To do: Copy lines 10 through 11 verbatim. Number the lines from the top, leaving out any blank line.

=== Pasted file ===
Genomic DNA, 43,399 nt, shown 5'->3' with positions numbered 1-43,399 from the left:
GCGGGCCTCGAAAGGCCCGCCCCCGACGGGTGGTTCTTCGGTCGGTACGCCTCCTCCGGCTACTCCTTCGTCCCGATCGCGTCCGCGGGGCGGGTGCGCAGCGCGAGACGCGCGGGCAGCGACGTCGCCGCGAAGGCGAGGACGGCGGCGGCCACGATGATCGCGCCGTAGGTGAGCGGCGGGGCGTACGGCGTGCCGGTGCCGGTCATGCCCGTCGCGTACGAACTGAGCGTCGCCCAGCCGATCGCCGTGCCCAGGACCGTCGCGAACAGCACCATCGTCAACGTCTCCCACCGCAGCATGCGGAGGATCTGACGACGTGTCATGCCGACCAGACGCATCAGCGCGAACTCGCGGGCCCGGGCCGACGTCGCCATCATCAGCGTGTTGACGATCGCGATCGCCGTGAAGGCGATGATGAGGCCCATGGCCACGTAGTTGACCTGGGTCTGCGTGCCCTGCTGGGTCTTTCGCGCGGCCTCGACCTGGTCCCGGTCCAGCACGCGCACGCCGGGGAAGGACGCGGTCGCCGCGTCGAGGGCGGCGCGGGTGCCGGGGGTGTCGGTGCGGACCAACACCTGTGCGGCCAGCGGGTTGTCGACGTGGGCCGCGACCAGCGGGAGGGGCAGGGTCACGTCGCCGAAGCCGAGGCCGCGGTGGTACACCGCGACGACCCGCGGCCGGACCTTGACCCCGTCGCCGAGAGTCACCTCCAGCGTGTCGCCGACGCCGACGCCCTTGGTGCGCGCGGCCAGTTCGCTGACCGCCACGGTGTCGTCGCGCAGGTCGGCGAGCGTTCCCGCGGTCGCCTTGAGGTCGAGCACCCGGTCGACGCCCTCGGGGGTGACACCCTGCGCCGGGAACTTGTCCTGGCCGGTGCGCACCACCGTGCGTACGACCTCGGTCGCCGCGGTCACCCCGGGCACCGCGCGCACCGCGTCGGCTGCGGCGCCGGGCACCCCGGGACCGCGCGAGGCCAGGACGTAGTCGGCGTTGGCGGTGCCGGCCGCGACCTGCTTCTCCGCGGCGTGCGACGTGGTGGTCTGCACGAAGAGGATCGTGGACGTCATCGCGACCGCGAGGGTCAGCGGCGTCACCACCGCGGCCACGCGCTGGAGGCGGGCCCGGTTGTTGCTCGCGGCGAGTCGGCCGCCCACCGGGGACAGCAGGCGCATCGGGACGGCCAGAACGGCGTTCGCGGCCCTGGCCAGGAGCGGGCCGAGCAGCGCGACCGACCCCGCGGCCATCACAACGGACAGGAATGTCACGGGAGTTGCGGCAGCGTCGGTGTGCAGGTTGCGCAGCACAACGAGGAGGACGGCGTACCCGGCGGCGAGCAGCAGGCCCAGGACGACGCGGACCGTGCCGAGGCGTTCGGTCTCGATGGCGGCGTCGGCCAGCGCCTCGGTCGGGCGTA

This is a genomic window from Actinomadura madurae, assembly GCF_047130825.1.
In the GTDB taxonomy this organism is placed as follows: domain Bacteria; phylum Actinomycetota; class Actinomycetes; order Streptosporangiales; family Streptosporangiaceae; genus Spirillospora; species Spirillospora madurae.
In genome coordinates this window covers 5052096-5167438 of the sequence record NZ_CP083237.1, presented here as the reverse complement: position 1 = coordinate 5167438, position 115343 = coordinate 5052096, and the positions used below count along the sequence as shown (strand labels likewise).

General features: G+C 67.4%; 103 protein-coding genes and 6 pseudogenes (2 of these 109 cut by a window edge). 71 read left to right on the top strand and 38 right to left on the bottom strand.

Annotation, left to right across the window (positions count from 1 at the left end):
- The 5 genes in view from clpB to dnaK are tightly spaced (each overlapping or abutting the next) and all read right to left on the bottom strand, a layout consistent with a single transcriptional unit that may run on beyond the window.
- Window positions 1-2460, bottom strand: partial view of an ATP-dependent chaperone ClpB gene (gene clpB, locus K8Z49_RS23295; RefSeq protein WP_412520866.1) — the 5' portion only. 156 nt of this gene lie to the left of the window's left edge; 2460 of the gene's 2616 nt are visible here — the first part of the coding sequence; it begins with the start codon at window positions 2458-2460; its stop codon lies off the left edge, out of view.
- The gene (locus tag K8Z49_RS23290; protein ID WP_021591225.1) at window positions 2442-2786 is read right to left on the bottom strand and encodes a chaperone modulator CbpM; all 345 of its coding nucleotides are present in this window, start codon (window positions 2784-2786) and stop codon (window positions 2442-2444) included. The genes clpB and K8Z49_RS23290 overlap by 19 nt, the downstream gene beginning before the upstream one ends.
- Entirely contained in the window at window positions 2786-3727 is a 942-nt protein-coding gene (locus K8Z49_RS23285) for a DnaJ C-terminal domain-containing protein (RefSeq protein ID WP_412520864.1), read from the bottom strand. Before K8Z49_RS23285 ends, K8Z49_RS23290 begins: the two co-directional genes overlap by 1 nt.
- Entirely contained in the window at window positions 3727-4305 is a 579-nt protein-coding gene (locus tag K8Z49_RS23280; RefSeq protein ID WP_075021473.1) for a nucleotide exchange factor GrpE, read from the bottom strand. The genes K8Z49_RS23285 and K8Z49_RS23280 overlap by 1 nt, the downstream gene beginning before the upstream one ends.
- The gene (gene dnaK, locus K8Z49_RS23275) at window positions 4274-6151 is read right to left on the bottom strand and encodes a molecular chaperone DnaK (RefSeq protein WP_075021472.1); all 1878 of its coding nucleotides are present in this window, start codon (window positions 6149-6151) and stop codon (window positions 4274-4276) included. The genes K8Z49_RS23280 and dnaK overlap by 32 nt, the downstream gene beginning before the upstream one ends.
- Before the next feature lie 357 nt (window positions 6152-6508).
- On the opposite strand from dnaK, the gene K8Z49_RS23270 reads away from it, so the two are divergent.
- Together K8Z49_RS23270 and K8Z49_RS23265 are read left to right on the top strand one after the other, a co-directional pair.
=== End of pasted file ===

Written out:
- The gene (locus tag K8Z49_RS23290; protein ID WP_021591225.1) at window positions 2442-2786 is read right to left on the bottom strand and encodes a chaperone modulator CbpM; all 345 of its coding nucleotides are present in this window, start codon (window positions 2784-2786) and stop codon (window positions 2442-2444) included. The genes clpB and K8Z49_RS23290 overlap by 19 nt, the downstream gene beginning before the upstream one ends.
- Entirely contained in the window at window positions 2786-3727 is a 942-nt protein-coding gene (locus K8Z49_RS23285) for a DnaJ C-terminal domain-containing protein (RefSeq protein ID WP_412520864.1), read from the bottom strand. Before K8Z49_RS23285 ends, K8Z49_RS23290 begins: the two co-directional genes overlap by 1 nt.